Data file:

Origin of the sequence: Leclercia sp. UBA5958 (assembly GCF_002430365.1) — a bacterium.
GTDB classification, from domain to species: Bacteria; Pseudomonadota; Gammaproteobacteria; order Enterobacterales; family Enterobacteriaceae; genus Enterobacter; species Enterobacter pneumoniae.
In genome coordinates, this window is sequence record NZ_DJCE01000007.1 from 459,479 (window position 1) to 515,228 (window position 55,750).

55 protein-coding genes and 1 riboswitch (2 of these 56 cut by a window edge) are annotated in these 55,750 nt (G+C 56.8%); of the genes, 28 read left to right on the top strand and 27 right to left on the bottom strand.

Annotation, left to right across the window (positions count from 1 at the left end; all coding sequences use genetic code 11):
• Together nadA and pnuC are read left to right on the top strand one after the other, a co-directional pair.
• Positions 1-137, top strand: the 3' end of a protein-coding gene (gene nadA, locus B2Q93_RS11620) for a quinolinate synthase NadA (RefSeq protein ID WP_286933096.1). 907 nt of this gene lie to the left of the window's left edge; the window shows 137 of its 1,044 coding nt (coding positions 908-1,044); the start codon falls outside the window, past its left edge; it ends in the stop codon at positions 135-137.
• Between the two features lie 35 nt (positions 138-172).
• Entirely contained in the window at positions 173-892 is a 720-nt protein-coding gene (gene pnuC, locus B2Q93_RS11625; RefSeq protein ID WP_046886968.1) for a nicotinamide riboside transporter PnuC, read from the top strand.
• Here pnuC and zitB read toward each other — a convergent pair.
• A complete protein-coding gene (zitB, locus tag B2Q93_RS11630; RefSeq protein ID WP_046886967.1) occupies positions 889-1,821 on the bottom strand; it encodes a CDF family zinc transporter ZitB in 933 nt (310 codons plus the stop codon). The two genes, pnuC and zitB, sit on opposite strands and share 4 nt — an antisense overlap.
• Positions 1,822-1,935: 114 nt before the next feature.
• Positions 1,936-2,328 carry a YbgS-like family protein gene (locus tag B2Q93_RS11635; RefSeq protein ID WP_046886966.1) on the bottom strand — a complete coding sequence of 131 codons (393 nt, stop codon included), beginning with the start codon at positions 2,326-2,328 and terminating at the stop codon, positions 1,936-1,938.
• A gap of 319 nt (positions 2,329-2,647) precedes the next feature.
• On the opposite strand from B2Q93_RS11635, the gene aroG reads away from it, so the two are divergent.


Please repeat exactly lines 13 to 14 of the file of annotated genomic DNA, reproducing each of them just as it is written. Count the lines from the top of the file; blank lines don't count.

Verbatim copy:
• Positions 1,936-2,328 carry a YbgS-like family protein gene (locus tag B2Q93_RS11635; RefSeq protein ID WP_046886966.1) on the bottom strand — a complete coding sequence of 131 codons (393 nt, stop codon included), beginning with the start codon at positions 2,326-2,328 and terminating at the stop codon, positions 1,936-1,938.
• A gap of 319 nt (positions 2,329-2,647) precedes the next feature.